First Posted: 9/26/2009
Nearly a dozen area young people recently took part in a program to write essays sharing family stories, and Saturday four of them were on hand for a public reading of their works.
The occasion was the seventh annual meeting of the Surry African-American Historical/Genealogical Society, held in Mount Airy at Mallalieu-Jones United Methodist Church.
The meeting featured displays on significant African-American achievements in recent history, most notably Barack Obamas election as U.S. president, as well as general business handled by the Society.
But the focus of the day was evident early on in the meeting.
This year we decided to focus on the kids, said Dr. Evelyn Thompson, president of the group. We hope to do more to encourage the kids to write.
That was the goal of this years gathering, she said to interest the area youth in preserving their family oral histories, and to become better at writing by recording those histories.
Saturday four of those who submitted essays three others were sick and two were attending other functions were able to read their work to the assembled audience.
I like (pubic) speaking, said 14-year-old Jaleen TeVon Hatcher, an eighthgrader at Mount Airy Middle School. I dont like writing unless I have to, he added with a smile.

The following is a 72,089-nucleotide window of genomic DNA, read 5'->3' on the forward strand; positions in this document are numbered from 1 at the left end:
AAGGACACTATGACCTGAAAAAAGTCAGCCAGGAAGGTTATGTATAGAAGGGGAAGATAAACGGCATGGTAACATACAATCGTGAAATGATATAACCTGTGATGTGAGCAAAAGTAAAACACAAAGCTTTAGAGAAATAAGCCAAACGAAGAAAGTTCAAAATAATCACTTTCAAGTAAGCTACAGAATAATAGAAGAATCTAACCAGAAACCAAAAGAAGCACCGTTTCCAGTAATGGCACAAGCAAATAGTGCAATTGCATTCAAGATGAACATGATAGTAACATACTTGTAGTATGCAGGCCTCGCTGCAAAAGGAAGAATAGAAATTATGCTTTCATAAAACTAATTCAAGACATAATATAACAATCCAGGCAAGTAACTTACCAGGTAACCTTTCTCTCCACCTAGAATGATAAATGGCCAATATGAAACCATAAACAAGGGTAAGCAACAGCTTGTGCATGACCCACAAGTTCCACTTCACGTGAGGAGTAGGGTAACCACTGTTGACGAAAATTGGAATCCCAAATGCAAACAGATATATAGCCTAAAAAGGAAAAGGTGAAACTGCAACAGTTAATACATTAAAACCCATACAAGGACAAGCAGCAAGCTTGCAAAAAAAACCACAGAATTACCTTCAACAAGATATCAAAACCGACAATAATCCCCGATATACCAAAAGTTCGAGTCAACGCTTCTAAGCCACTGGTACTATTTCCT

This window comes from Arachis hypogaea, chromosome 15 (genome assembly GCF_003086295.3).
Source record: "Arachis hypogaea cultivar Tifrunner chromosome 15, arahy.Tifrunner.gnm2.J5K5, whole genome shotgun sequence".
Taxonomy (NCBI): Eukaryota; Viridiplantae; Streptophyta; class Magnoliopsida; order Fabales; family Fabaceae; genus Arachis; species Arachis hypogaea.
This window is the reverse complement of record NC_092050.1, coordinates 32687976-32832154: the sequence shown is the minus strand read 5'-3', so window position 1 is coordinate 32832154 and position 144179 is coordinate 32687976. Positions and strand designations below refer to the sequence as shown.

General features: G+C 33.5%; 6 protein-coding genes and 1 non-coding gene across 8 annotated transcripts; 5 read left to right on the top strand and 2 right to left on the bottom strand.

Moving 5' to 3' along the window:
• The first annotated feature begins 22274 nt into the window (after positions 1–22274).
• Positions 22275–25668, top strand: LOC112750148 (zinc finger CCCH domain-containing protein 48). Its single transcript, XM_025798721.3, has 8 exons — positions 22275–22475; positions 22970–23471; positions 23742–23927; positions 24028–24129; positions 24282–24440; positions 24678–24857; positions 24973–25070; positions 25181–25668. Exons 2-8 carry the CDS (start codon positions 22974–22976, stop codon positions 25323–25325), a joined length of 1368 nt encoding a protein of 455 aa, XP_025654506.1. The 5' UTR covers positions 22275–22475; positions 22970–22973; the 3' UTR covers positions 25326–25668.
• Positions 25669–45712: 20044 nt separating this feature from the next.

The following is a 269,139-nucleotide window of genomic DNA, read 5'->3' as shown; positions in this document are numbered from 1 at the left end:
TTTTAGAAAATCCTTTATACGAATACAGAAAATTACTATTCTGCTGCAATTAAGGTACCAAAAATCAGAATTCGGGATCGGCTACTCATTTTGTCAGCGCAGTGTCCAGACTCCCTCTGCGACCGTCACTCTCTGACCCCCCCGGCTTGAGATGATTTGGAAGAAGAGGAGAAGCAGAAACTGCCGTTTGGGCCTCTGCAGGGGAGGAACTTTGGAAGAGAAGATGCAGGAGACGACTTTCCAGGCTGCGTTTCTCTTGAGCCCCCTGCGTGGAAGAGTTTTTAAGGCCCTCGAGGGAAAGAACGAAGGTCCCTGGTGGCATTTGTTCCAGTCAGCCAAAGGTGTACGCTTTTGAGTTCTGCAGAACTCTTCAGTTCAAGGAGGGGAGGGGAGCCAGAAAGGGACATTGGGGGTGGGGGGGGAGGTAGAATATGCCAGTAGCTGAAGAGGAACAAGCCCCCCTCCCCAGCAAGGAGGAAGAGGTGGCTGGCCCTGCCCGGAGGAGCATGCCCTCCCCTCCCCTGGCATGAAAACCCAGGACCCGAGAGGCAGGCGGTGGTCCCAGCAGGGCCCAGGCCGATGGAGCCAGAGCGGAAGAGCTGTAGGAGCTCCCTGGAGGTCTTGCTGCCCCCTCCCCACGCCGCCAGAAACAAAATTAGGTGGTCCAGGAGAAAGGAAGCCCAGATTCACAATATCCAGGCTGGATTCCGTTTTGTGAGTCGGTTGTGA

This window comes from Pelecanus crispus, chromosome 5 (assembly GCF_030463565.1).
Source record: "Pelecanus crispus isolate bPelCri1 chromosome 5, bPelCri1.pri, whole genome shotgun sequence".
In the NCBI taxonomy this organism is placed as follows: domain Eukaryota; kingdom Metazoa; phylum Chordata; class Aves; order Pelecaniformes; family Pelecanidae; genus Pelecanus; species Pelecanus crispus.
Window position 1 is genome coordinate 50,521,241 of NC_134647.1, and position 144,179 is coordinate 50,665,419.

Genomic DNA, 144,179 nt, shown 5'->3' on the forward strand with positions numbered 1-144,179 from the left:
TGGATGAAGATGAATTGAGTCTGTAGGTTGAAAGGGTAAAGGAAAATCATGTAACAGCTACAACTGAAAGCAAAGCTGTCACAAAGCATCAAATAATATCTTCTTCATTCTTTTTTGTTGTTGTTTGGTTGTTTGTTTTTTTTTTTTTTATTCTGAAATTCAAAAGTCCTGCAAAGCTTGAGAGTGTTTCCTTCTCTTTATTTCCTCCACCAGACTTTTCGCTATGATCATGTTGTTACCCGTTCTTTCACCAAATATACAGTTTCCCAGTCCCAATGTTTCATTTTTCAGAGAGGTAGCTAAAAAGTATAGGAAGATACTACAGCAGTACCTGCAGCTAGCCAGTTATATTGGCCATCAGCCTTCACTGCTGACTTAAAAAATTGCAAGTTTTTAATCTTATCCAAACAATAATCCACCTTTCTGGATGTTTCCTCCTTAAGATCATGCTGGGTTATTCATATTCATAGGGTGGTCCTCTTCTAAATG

For the writing help he sometimes turns to his sister, 12-year-old Elizabeth Hatcher, a seventh grader at Mount Airy Middle School.
I like doing this, she said. I like making it (the writing) come from you and not from somewhere else, making it your own creation.
The Hatchers had similar essays, with Jaleens entitled My Role Model, and Elizabeths named My Everlasting Role Model.
Eight-year-old Jeremiah Rosser, a third-grader at J.J. Jones Elementary, said he enjoyed writing the essay, but he was quiet when discussing his work after his public reading, saying simply it had taken him only a couple of minutes to come up with his essay on The Great Trip he and other relatives had taken with his grandfather.
He just rattled it off as it came to him, said Rodney Rosser, his grandfather.
In addition to the youth who read their work, another trio of young people siblings Andrea Cokley, Angela Cokley, and Trent Cokley sang a couple of a cappella selections during Saturdays meeting.
Thompson said Saturdays meeting was the groups first effort to involve area youth in writing and public speaking, but it wont be the last.
She also hopes to get more parental and adult involvement in the group. She said the Society put the word out about the meetings activities through several area churches, a practice that will continue, but she said the group might look toward involving the schools or other groups in some manner.
The nine children and teens who submitted essays for Saturdays meeting were: Jaleen TeVon Hatcher, 14; Elizabeth Hatcher, 12; Jeremiah Rosser, 8; Kiva Allen, 11; Patrick Allen, 18; Alexis Allen, 15; Jo Alisha Snow, 9; Kai Cee Snow, 15; and Kennedy Gwyn, whose age was listed as under 10.
John Peters is the editor of The Mount Airy News. He can be reached at 719-1931 or at [email protected]